Chris over at East Village Idiot sums it up best with this Sheldon Silver graphic.
Two hours after the congestion pricing bill seemingly died in conference today without an Assembly floor vote, Assemblywoman Joan Millman from Brooklyn’s 52nd District announced her support of the Mayor’s controversial plan.
“Mr. Speaker, on the bill, I will vote yes on the Congestion Pricing Plan. I will vote yes even though I still have major concerns and questions about the plan itself. I agree too many motorists drive gas guzzling vehicles, polluting our air, causing high rates of asthma,” she said in statement. “My suggestions as well as those of my colleagues deserve a fair hearing. All of us want, need and demand a superior mass transportation system, cleaner air, and a pedestrian friendlier city.”
But it was a message issued in vain. Despite some Eleventh-Hour pleadings by high-ranking government officials, congestion pricing is officially dead. While some Queens politicians are claiming that the plan is elitist, the reality of it is that the elites killed this plan. With money going toward transit and a better environment for our city as part of the payoff, congestion pricing was and always will be a populist plan.
For transit, the Assembly’s failure even to bring the plan to a vote is a major blow to the MTA. The plan was to be a major source of revenue for the MTA’s recently unveiled 2009-2013 $29 billion capital plan. While the early release of the plan allows the MTA to search for other revenue sources well in advance of the scheduled start date, it’s doubtful that the state legislature will actually make good on the billions of dollars it just took away from the MTA.
“Congestion pricing provided a unique opportunity to reduce congestion and dedicate critical funding for the MTA’s capital needs, and we are very disappointed that the proposal has not been approved,” MTA spokesman Jeremy Soffin said in a statement. “The $354 million in federal funds that have been forfeited would have allowed the MTA to provide new and improved service to under-served areas across the city. The capital program that the MTA released earlier this year relies heavily on funding from pricing to maintain and expand the transportation system that supports the region’s economy. We will continue to work with our funding partners to find the billions needed to make these vital investments.”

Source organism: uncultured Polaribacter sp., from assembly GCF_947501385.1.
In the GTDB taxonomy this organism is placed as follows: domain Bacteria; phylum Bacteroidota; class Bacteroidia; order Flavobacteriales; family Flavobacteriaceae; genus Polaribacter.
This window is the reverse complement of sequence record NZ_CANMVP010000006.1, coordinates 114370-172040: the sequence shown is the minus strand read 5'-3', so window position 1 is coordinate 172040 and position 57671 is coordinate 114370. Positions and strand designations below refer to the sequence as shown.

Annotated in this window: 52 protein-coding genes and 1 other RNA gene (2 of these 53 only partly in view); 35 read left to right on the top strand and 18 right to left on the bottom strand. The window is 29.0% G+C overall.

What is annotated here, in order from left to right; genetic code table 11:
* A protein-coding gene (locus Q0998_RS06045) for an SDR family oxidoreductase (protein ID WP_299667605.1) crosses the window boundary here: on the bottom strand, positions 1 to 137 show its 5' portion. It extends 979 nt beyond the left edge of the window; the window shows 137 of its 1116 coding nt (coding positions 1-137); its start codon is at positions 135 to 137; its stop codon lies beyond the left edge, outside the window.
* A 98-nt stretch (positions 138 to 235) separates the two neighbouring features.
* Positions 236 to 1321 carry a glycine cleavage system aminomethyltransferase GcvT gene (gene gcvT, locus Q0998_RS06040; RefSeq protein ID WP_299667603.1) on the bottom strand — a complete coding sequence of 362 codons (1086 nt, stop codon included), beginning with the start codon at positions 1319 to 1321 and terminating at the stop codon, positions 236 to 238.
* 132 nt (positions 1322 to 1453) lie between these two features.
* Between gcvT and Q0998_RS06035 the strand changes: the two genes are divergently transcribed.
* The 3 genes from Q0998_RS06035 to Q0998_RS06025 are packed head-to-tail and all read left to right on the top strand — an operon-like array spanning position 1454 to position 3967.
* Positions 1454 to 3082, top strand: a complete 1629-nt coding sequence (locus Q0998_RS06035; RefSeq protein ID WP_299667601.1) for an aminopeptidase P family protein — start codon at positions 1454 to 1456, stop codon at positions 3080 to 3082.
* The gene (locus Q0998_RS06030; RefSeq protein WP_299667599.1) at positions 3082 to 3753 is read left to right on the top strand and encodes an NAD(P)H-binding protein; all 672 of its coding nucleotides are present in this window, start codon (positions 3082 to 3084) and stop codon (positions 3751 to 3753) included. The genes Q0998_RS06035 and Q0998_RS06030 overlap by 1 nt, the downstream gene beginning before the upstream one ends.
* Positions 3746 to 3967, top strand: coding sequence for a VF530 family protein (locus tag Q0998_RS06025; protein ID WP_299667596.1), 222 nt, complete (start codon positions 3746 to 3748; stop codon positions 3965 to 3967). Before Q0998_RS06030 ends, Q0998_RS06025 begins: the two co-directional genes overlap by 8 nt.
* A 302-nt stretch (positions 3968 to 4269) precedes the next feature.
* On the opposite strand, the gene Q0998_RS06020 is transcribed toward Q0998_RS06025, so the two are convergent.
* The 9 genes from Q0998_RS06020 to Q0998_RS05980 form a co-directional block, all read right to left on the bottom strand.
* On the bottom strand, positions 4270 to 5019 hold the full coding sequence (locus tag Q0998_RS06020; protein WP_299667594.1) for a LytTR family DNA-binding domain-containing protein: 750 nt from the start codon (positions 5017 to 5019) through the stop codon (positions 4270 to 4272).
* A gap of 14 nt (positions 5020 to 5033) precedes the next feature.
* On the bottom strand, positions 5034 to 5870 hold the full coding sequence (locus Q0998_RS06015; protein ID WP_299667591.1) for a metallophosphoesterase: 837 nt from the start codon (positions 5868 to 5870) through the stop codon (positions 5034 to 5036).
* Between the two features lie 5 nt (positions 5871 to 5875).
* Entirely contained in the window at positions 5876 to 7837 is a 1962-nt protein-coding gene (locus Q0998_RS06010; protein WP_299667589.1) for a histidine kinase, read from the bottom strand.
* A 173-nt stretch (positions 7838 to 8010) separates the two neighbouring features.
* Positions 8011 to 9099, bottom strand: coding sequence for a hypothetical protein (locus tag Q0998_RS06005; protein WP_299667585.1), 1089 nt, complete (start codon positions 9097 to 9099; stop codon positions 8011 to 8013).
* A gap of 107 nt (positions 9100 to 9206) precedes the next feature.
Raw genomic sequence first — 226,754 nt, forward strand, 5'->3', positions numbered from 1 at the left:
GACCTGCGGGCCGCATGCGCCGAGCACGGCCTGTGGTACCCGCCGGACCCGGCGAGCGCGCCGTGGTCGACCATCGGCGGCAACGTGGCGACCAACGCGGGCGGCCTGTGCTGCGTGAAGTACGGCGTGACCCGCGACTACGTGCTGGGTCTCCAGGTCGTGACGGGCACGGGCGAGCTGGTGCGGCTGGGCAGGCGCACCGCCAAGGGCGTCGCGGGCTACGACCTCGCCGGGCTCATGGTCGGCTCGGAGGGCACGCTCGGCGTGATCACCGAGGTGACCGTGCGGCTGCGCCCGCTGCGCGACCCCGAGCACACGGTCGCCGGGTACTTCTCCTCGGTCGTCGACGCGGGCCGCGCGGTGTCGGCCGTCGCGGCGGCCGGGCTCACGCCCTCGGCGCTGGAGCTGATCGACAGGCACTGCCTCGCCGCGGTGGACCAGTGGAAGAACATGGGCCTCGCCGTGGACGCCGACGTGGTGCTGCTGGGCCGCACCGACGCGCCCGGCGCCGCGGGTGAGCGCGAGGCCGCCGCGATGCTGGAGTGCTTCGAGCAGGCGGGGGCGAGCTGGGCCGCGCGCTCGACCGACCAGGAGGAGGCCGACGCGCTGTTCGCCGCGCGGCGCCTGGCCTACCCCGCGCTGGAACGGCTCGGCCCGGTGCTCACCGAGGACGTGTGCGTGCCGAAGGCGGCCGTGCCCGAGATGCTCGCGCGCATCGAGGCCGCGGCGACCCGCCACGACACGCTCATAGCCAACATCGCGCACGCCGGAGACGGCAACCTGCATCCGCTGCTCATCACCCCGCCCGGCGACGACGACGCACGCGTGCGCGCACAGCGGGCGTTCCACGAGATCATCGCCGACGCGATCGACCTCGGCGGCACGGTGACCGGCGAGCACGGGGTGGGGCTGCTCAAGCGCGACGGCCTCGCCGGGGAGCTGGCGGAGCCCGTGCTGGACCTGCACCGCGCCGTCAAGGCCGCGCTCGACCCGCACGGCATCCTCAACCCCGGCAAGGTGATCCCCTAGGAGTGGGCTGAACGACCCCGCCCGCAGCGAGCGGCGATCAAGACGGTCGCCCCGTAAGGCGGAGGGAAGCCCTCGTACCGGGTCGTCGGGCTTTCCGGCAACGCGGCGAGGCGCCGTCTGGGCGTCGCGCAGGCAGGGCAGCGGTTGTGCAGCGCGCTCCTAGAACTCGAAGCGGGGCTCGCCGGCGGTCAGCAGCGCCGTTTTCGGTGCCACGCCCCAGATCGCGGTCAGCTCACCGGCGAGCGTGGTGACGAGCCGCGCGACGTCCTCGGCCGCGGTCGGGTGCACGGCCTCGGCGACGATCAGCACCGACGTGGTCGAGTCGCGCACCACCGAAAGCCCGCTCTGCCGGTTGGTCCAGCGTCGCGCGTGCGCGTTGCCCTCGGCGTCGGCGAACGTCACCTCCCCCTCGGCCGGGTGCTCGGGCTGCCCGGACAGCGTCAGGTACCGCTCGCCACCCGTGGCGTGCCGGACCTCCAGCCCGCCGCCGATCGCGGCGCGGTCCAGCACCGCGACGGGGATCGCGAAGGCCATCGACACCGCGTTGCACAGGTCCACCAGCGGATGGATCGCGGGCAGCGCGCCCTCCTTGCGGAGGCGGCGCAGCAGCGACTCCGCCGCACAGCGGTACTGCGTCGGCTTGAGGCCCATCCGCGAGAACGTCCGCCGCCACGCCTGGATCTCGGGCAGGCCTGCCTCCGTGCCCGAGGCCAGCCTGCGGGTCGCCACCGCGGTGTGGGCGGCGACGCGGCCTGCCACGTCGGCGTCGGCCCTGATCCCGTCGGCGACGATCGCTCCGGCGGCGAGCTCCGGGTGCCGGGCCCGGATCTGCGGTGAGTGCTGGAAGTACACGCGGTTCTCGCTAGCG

Meanwhile, as Streetsblog reported, Michael O’Loughlin at the Campaign for New York’s Future was less sanguine about the impact this move will have on mass transit in New York City. He said:
The Assembly still has to come up with a plan to deal with a $17 billion transit deficit in a $29 billion capital plan. As Gene Russianoff at the Straphangers Campaign said, ‘That’s more hole than plan.’
The fundamental facts remain the same. The traffic problem and air pollution problems are real. The need for better transit is real. Two-thirds of New Yorkers support congestion pricing if the funds are used for transit. The success of congestion pricing in other cities is real. The reality is that we have to come up with a plan to solve our traffic and transit crisis, if not today then tomorrow.
Now, the legislature has to confront the MTA capital plan. They have to come up with billions and billions of dollars from somewhere. It doesn’t end here. The issue is engaged and it’s not going away. But this is a bad day for 7.5 million transit riders, that’s for sure.
And that basically says it all. Somehow, some way, someone in New York State government is going to have to find a way to get the MTA billions of dollars for programs they need and construction projects they must build to keep the subway system up to the date and competitive in a global economy. This lack of funding will do far more to harm the New York City economy than any $8 congestion fee plan every would have.
Mayor Bloomberg, with nothing to lose, said it best in a statement released this evening:
“Today is a sad day for New Yorkers and a sad day for New York City. Not only won’t we see the realization of a plan that would have cut traffic, spurred our economy, reduced pollution and improved public health, we will also lose out on nearly $500 million annually for mass transit improvements and $354 million in immediate federal funds…
“If that wasn’t shameful enough, it takes a special type of cowardice for elected officials to refuse to stand up and vote their conscience– on an issue that has been debated, and amended significantly to resolve many outstanding issues, for more than a year. Every New Yorker has a right to know if the person they send to Albany was for or against better transit and cleaner air. People know where I stood, and where members of the City Council stood. They deserved at least that from Albany.”
Congestion pricing is dead. Long live congestion pricing.